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Broken Contrite Hearts

Psalms 34:18: The LORD is nigh unto them that are of a broken heart; and saveth such as be of a contrite spirit. 51:17 The sacrifices of God are a broken spirit: a broken and a contrite heart, O God, thou wilt not despise.

Broken and contrite hearts are indispensable to have a right and functional relationship with God. Hard hearts keep lost individuals from being saved and ruin the relationship believers need to have with Him. Do you have a broken and contrite heart over your sin from time to time? Do I? When my heart is broken because I did not accomplish something, I lost something that I wanted to keep or I did not get what I wanted, that brokenness is self-centered and God does not bless it. The broken and contrite heart that we need knows we have offended a Holy God who loves us. David often had a broken and contrite heart.

Psalms 51:4: Against thee, thee only, have I sinned, and done this evil in thy sight: that thou mightest be justified when thou speakest, and be clear when thou judgest.

Recently I sinned against a total stranger. By the time I was willing to apologize, that stranger was miles away. They would never know that I had sinned against them. The sin could not be undone. It did them no harm but gave me a broken and contrite heart. I was forgiven but all I could do was pray for that stranger. Perhaps that was reason enough for my broken heart. I had been impatient. I did not wait upon the Lord. I deliberately put myself out of reach of that stranger so I would not have to apologize to them. Every now and again I am shocked by the hardness of my heart, in spite of being saved for several decades. If you don*t have a broken and contrite heart, you need to ask the Lord to give you one.

Luke 18:13: And the publican, standing afar off, would not lift up so much as his eyes unto heaven, but smote upon his breast, saying, God be merciful to me a sinner.

The publican had a broken and contrite heart.

Matthew 26:75: And Peter remembered the word of Jesus, which said unto him, Before the cock crow, thou shalt deny me thrice. And he went out, and wept bitterly.

Peter had a broken and contrite heart. Do you weep bitterly over your sin? Do I?

Charles Haddon Spurgeon devotional on Psalms 73:22: So foolish was I, and ignorant; I was as a beast before Thee.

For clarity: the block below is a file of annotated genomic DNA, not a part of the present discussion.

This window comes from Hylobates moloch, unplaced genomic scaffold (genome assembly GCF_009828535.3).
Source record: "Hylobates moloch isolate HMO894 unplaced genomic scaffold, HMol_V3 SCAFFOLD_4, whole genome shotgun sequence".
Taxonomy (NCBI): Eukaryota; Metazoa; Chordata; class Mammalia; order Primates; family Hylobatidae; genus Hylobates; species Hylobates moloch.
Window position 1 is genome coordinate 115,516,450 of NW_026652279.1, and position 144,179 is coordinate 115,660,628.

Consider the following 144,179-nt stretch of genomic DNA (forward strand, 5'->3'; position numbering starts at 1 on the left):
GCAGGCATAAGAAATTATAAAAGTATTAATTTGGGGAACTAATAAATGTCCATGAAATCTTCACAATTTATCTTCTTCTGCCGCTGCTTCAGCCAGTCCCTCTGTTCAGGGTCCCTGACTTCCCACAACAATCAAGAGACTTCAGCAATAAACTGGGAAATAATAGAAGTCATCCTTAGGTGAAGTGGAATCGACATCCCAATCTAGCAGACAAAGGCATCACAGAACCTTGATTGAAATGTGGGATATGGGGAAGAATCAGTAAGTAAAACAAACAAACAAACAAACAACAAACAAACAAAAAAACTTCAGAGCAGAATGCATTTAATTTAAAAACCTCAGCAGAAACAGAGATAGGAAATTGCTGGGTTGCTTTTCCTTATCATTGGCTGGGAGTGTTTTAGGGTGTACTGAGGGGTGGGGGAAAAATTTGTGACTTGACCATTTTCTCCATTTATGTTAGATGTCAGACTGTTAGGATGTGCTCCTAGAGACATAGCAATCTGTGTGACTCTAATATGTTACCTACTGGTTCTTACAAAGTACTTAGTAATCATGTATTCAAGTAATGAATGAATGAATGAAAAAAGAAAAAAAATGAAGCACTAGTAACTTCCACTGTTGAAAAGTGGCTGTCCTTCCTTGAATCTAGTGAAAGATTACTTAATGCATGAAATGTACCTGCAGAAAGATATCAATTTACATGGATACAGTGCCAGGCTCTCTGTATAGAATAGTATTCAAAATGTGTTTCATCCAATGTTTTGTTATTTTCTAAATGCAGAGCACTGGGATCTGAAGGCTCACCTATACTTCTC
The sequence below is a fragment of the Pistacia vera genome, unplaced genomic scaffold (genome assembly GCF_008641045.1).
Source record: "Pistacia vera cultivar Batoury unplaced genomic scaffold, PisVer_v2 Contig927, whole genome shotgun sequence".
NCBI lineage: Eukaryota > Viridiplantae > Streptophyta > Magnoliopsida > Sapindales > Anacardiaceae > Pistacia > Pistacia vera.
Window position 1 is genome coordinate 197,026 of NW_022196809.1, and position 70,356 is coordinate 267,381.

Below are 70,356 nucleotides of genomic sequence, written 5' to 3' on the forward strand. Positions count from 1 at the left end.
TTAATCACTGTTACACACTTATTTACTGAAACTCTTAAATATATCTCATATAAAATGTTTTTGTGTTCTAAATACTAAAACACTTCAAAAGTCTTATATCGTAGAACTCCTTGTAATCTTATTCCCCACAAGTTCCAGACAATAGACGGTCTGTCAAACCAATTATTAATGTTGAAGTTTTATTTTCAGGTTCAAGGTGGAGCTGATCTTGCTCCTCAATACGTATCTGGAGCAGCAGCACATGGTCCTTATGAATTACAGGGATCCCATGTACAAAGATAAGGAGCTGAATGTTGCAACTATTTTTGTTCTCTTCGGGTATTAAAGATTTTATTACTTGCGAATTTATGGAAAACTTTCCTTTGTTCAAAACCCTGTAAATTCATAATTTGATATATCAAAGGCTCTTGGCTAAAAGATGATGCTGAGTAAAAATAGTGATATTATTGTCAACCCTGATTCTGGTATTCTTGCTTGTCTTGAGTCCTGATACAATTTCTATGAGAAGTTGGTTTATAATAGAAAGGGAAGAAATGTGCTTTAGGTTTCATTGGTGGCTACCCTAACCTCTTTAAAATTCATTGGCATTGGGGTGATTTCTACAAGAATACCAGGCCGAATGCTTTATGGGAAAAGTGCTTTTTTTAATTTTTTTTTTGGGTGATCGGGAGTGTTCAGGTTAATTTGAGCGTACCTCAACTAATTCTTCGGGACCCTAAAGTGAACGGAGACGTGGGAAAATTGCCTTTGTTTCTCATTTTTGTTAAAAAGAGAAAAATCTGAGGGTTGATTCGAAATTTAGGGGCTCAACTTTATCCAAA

Remember this is the confession of the man after God*s own heart; and in telling us his inner life, he writes, *So foolish was I, and ignorant.* The word *foolish,* here, means more than it signifies in ordinary language. David, in a former verse of the Psalm, writes, *I was envious at the foolish when I saw the prosperity of the wicked,* which shows that the folly he intended had sin in it. He puts himself down as being thus *foolish,* and adds a word which is to give intensity to it; *so foolish was I.* How foolish he could not tell. It was a sinful folly, a folly which was not to be excused by frailty, but to be condemned because of its perverseness and wilful ignorance, for he had been envious of the present prosperity of the ungodly, forgetful of the dreadful end awaiting all such. And are we better than David that we should call ourselves wise! Do we profess that we have attained perfection, or to have been so chastened that the rod has taken all our wilfulness out of us? Ah, this were pride indeed! If David was foolish, how foolish should we be in our own esteem if we could but see ourselves! Look back, believer: think of your doubting God when He has been so faithful to you-think of your foolish outcry of *Not so, my Father,* when He crossed His hands in affliction to give you the larger blessing; think of the many times when you have read His providences in the dark, misinterpreted His dispensations, and groaned out, *All these things are against me,* when they are all working together for your good! Think how often you have chosen sin because of its pleasure, when indeed, that pleasure was a root of bitterness to you! Surely if we know our own heart we must plead guilty to the indictment of a sinful folly; and conscious of this *foolishness,* we must make David*s consequent resolve our own-*Thou shalt guide me with Thy counsel.*

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